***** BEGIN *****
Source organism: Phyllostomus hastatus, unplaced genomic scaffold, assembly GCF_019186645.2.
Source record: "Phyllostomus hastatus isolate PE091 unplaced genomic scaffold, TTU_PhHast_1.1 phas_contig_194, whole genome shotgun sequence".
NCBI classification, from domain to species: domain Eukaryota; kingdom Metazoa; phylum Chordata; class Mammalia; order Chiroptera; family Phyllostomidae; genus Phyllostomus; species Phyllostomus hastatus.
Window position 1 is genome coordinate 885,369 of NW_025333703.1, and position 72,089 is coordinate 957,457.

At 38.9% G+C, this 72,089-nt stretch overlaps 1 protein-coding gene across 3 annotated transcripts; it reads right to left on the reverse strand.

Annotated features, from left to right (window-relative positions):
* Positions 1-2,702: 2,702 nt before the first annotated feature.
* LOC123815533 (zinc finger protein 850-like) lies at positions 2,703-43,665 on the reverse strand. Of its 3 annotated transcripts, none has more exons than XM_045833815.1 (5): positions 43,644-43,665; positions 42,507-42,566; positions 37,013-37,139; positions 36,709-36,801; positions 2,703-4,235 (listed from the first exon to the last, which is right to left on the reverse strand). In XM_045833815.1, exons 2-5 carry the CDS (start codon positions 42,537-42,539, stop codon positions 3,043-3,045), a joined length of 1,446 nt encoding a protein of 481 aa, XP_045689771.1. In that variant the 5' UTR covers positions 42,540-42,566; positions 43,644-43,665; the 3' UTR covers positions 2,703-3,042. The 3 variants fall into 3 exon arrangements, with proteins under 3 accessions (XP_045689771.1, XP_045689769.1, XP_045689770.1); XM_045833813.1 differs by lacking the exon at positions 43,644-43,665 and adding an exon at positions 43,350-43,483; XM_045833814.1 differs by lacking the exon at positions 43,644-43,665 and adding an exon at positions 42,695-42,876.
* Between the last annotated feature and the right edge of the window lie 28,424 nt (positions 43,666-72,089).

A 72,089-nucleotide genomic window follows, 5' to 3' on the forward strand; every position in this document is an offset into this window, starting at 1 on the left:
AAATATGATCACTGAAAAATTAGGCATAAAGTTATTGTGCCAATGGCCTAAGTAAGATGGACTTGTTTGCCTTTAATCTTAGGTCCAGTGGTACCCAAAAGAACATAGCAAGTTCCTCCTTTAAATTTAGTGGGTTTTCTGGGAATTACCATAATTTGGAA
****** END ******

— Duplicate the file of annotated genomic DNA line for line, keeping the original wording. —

Source organism: Phyllostomus hastatus, unplaced genomic scaffold, assembly GCF_019186645.2.
Source record: "Phyllostomus hastatus isolate PE091 unplaced genomic scaffold, TTU_PhHast_1.1 phas_contig_194, whole genome shotgun sequence".
NCBI classification, from domain to species: domain Eukaryota; kingdom Metazoa; phylum Chordata; class Mammalia; order Chiroptera; family Phyllostomidae; genus Phyllostomus; species Phyllostomus hastatus.
Window position 1 is genome coordinate 885,369 of NW_025333703.1, and position 72,089 is coordinate 957,457.

At 38.9% G+C, this 72,089-nt stretch overlaps 1 protein-coding gene across 3 annotated transcripts; it reads right to left on the reverse strand.

Annotated features, from left to right (window-relative positions):
* Positions 1-2,702: 2,702 nt before the first annotated feature.
* LOC123815533 (zinc finger protein 850-like) lies at positions 2,703-43,665 on the reverse strand. Of its 3 annotated transcripts, none has more exons than XM_045833815.1 (5): positions 43,644-43,665; positions 42,507-42,566; positions 37,013-37,139; positions 36,709-36,801; positions 2,703-4,235 (listed from the first exon to the last, which is right to left on the reverse strand). In XM_045833815.1, exons 2-5 carry the CDS (start codon positions 42,537-42,539, stop codon positions 3,043-3,045), a joined length of 1,446 nt encoding a protein of 481 aa, XP_045689771.1. In that variant the 5' UTR covers positions 42,540-42,566; positions 43,644-43,665; the 3' UTR covers positions 2,703-3,042. The 3 variants fall into 3 exon arrangements, with proteins under 3 accessions (XP_045689771.1, XP_045689769.1, XP_045689770.1); XM_045833813.1 differs by lacking the exon at positions 43,644-43,665 and adding an exon at positions 43,350-43,483; XM_045833814.1 differs by lacking the exon at positions 43,644-43,665 and adding an exon at positions 42,695-42,876.
* Between the last annotated feature and the right edge of the window lie 28,424 nt (positions 43,666-72,089).

A 72,089-nucleotide genomic window follows, 5' to 3' on the forward strand; every position in this document is an offset into this window, starting at 1 on the left:
AAATATGATCACTGAAAAATTAGGCATAAAGTTATTGTGCCAATGGCCTAAGTAAGATGGACTTGTTTGCCTTTAATCTTAGGTCCAGTGGTACCCAAAAGAACATAGCAAGTTCCTCCTTTAAATTTAGTGGGTTTTCTGGGAATTACCATAATTTGGAA